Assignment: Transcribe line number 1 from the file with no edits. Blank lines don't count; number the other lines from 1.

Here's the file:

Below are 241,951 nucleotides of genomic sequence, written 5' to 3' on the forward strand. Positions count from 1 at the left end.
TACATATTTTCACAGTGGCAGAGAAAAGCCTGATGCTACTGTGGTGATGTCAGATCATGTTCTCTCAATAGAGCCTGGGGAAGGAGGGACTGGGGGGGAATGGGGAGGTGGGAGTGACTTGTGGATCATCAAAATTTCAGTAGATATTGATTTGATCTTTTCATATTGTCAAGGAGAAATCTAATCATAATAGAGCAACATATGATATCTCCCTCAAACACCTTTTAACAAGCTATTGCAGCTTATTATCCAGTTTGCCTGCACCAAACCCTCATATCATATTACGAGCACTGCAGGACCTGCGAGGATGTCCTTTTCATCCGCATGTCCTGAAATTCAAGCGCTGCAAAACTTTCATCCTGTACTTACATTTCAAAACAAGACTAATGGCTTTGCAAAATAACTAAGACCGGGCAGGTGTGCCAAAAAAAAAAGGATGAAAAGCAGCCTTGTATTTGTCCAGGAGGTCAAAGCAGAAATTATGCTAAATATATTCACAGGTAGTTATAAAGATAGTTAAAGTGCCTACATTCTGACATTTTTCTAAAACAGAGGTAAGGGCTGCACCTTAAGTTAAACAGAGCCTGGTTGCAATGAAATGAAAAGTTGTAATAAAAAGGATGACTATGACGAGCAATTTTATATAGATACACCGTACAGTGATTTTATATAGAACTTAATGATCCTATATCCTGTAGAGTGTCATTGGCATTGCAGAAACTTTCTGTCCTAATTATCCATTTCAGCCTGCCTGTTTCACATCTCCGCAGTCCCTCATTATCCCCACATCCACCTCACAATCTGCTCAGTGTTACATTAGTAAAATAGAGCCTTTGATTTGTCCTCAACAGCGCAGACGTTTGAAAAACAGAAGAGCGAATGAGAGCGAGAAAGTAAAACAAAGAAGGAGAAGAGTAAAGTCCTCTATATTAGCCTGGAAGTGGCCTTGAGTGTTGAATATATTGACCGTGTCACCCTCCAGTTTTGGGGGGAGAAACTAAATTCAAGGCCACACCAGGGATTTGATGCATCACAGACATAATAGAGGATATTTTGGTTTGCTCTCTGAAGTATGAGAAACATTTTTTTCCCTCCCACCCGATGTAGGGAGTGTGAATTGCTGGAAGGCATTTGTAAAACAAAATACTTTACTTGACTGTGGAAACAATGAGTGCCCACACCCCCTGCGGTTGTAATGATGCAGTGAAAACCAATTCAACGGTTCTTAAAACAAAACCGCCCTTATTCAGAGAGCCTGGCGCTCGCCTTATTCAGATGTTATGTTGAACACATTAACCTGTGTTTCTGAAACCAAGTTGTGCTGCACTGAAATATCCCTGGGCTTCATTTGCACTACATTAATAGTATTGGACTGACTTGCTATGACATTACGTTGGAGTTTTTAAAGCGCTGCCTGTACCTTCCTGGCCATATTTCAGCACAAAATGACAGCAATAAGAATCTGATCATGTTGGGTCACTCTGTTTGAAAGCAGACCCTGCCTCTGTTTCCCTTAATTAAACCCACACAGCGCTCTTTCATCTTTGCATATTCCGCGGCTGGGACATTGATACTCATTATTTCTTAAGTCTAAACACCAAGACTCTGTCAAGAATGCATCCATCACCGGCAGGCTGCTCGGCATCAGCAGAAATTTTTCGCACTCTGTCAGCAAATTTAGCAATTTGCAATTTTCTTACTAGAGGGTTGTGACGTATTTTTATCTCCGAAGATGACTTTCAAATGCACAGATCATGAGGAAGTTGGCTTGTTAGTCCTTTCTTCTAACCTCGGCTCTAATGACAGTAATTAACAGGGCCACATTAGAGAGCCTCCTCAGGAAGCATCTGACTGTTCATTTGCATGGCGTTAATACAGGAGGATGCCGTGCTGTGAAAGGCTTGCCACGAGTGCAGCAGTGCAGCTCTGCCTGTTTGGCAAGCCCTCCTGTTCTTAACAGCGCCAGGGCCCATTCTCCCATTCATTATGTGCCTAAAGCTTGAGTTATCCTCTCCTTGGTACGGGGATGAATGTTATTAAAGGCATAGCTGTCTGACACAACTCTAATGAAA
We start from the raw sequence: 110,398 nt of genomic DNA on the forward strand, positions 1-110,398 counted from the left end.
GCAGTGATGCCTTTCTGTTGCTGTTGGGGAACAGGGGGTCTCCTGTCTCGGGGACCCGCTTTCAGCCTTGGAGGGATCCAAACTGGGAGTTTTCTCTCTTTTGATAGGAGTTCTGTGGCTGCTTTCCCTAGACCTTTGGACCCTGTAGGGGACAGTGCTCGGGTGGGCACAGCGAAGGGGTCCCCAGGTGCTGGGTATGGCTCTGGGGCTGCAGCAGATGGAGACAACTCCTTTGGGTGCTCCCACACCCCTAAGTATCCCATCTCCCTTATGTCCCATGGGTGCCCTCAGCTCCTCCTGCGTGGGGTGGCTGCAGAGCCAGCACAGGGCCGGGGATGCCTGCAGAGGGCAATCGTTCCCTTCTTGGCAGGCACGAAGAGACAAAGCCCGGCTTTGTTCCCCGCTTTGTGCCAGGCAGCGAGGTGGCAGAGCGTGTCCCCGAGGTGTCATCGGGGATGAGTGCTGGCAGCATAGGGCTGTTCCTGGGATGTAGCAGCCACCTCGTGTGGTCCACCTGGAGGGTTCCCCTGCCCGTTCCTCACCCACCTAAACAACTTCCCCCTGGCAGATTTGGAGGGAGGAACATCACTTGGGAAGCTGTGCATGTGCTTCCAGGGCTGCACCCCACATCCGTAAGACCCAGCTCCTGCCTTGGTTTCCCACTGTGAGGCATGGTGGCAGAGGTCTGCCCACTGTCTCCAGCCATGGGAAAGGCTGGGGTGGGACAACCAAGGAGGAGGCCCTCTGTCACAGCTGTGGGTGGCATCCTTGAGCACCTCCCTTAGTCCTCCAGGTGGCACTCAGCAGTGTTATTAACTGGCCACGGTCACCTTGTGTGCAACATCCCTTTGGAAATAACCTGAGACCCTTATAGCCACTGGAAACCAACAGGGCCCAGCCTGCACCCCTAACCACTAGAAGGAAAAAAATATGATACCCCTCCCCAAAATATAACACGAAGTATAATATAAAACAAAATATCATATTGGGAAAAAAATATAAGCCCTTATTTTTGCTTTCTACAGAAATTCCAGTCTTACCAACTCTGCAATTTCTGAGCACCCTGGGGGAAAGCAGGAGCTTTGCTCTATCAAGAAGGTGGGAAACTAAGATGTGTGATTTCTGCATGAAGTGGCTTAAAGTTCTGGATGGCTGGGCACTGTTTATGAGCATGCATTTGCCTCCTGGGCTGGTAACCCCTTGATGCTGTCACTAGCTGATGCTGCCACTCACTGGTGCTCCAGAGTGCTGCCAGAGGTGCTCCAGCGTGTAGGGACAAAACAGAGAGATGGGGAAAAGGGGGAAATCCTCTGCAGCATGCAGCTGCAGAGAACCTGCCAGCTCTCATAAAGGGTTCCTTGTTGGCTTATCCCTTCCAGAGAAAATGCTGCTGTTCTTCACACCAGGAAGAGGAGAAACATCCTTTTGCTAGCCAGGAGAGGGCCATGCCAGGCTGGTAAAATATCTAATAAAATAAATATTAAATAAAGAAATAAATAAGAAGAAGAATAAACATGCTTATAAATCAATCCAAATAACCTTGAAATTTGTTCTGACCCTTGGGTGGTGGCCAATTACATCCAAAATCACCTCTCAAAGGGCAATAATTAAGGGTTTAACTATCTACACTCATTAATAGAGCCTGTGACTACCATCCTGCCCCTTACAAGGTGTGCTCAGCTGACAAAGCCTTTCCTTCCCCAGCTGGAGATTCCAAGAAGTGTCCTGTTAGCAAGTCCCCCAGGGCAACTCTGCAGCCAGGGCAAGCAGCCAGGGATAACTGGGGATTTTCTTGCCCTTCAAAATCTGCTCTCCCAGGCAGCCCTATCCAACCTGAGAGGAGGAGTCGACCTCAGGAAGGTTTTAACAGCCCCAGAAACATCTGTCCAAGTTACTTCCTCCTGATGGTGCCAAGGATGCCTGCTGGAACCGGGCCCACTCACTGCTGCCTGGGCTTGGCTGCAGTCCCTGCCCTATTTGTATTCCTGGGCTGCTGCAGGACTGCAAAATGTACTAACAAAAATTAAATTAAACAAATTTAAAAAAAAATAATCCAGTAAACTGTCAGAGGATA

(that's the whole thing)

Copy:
Below are 241,951 nucleotides of genomic sequence, written 5' to 3' on the forward strand. Positions count from 1 at the left end.